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Re: Light, Waves, Particles etc

#97  Postby cavarka9 » Oct 07, 2011 7:13 am

Teuton wrote:
cavarka9 wrote:I was considering that a particle is a structure…


A physical structure is a group or set of relations between particles. The particles are the relata, i.e. the physical objects standing in relations to one another, and not the relations.


That depends on how small can one consider a particle to be and how its intrinsic properties are. Perhaps particles can only come in groups, that too could be the case. Hence I used the word structure. Which could in other cases be used to consider say strings or other mathematical objects, they too are structures.
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Re: Light, Waves, Particles etc

#98  Postby mizvekov » Oct 07, 2011 9:44 am

hackenslash wrote:Still getting all your definitions from the dictionary of what colour is my lint.

What exactly is wrong with the definition of operator as pointed out in the link Teuton posted?

hackenslash wrote:http://hyperphysics.phy-astr.gsu.edu/hbase/quantum/qmoper.html
http://en.wikipedia.org/wiki/Operator_% ... _Operators

Do you think these definitions support the notion that operators are not mathematical abstract objects?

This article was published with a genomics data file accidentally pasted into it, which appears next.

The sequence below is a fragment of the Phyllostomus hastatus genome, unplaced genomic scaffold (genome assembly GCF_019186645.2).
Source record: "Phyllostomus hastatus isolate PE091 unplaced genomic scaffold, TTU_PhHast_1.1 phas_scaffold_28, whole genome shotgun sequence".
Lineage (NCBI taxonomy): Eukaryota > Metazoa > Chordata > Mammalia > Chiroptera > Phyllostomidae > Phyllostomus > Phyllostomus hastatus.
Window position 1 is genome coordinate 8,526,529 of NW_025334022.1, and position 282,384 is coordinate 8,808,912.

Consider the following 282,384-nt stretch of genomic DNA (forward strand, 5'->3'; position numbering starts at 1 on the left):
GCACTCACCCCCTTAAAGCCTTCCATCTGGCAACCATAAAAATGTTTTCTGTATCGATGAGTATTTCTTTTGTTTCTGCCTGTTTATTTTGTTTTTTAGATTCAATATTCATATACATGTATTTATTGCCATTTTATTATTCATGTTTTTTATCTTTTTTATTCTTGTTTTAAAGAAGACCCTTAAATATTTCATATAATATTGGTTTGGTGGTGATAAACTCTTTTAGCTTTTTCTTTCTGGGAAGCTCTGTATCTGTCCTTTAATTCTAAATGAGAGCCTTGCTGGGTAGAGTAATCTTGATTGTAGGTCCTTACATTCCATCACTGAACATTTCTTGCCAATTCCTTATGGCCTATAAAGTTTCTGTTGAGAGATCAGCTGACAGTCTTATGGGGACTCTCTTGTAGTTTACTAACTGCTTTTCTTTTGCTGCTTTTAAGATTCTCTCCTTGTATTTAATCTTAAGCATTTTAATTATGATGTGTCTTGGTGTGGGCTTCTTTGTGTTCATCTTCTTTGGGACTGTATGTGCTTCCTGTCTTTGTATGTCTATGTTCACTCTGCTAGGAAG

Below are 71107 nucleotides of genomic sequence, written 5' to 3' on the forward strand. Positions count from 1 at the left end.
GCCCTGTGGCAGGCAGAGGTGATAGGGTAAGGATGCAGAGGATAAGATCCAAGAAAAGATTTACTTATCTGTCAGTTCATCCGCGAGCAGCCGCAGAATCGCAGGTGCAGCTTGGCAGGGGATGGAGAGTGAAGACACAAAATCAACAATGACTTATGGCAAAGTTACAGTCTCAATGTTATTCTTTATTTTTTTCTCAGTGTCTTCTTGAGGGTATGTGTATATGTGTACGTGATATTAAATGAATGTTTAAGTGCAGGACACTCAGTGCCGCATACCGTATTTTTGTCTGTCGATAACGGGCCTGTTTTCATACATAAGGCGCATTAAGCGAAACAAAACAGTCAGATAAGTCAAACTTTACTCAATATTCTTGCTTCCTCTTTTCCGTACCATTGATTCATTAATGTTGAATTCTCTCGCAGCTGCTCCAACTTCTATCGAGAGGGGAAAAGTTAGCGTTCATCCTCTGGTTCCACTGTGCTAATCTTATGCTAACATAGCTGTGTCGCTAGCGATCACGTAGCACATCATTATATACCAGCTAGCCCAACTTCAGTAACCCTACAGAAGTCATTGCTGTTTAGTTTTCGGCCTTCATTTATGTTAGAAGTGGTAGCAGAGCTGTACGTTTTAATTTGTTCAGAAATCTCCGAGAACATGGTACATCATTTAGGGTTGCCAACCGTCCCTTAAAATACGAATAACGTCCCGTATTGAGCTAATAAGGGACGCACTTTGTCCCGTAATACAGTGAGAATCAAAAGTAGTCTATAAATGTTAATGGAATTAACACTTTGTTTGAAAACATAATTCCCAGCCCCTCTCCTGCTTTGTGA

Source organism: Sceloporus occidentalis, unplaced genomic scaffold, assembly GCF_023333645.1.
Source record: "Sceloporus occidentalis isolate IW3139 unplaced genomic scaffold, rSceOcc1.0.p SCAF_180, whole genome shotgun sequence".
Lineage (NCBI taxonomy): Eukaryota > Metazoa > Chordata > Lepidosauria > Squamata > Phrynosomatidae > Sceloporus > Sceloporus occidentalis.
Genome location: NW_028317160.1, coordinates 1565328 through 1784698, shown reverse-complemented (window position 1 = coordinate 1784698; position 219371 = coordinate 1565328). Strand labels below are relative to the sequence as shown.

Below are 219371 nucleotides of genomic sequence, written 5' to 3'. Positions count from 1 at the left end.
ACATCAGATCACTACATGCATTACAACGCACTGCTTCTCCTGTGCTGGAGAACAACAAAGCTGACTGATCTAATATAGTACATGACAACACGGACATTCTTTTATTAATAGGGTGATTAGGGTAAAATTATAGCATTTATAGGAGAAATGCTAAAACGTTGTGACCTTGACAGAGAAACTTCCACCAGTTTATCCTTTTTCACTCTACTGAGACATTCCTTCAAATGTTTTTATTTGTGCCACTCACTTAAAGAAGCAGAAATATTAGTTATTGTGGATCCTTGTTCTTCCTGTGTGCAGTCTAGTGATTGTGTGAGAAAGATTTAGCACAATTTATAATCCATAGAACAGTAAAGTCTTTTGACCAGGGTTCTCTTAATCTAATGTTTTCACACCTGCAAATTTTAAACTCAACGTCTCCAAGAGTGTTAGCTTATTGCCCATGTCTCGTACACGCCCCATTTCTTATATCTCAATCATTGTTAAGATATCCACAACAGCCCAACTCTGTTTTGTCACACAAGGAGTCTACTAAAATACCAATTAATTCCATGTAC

Teuton wrote:For every determinable physical property/quantity there is a range of possible determinate properties/quantities belonging to that determinable one; and there is certainly nothing "unacceptable" about assigning different probabilities to the various possible determinate ones. But physical reality cannot be reduced to mere possibilities or probabilities. The real properties of spacetime points or regions must be actual determinate properties. There may be a quick random oscillation between them such no spacetime point or region has the same determinate property for longer than some fraction of a second; but for every determinate time t there must be some determinate property had by the spacetime point or region in question. (I don't know what it means to say that there is an indeterminate property present at t. I don't know what an indeterminate or "vague" property is supposed to be.)